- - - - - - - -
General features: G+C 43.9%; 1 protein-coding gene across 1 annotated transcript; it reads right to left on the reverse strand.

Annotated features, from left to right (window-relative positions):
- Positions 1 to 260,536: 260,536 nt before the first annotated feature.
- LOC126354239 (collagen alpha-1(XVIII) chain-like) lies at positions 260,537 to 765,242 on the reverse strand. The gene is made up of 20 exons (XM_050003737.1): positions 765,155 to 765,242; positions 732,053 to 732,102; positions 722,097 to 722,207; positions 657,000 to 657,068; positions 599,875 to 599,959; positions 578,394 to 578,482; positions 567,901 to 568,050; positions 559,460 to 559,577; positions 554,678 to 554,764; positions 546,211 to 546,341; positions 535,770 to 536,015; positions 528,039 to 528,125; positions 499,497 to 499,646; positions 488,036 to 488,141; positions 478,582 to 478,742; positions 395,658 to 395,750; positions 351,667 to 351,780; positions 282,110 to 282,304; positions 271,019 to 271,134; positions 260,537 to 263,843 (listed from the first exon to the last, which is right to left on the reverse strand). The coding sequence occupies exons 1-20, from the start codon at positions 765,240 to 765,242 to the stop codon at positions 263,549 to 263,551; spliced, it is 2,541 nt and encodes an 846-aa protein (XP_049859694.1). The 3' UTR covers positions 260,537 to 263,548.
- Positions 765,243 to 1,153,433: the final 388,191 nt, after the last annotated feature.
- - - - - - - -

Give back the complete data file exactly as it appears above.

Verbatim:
General features: G+C 43.9%; 1 protein-coding gene across 1 annotated transcript; it reads right to left on the reverse strand.

Annotated features, from left to right (window-relative positions):
- Positions 1 to 260,536: 260,536 nt before the first annotated feature.
- LOC126354239 (collagen alpha-1(XVIII) chain-like) lies at positions 260,537 to 765,242 on the reverse strand. The gene is made up of 20 exons (XM_050003737.1): positions 765,155 to 765,242; positions 732,053 to 732,102; positions 722,097 to 722,207; positions 657,000 to 657,068; positions 599,875 to 599,959; positions 578,394 to 578,482; positions 567,901 to 568,050; positions 559,460 to 559,577; positions 554,678 to 554,764; positions 546,211 to 546,341; positions 535,770 to 536,015; positions 528,039 to 528,125; positions 499,497 to 499,646; positions 488,036 to 488,141; positions 478,582 to 478,742; positions 395,658 to 395,750; positions 351,667 to 351,780; positions 282,110 to 282,304; positions 271,019 to 271,134; positions 260,537 to 263,843 (listed from the first exon to the last, which is right to left on the reverse strand). The coding sequence occupies exons 1-20, from the start codon at positions 765,240 to 765,242 to the stop codon at positions 263,549 to 263,551; spliced, it is 2,541 nt and encodes an 846-aa protein (XP_049859694.1). The 3' UTR covers positions 260,537 to 263,548.
- Positions 765,243 to 1,153,433: the final 388,191 nt, after the last annotated feature.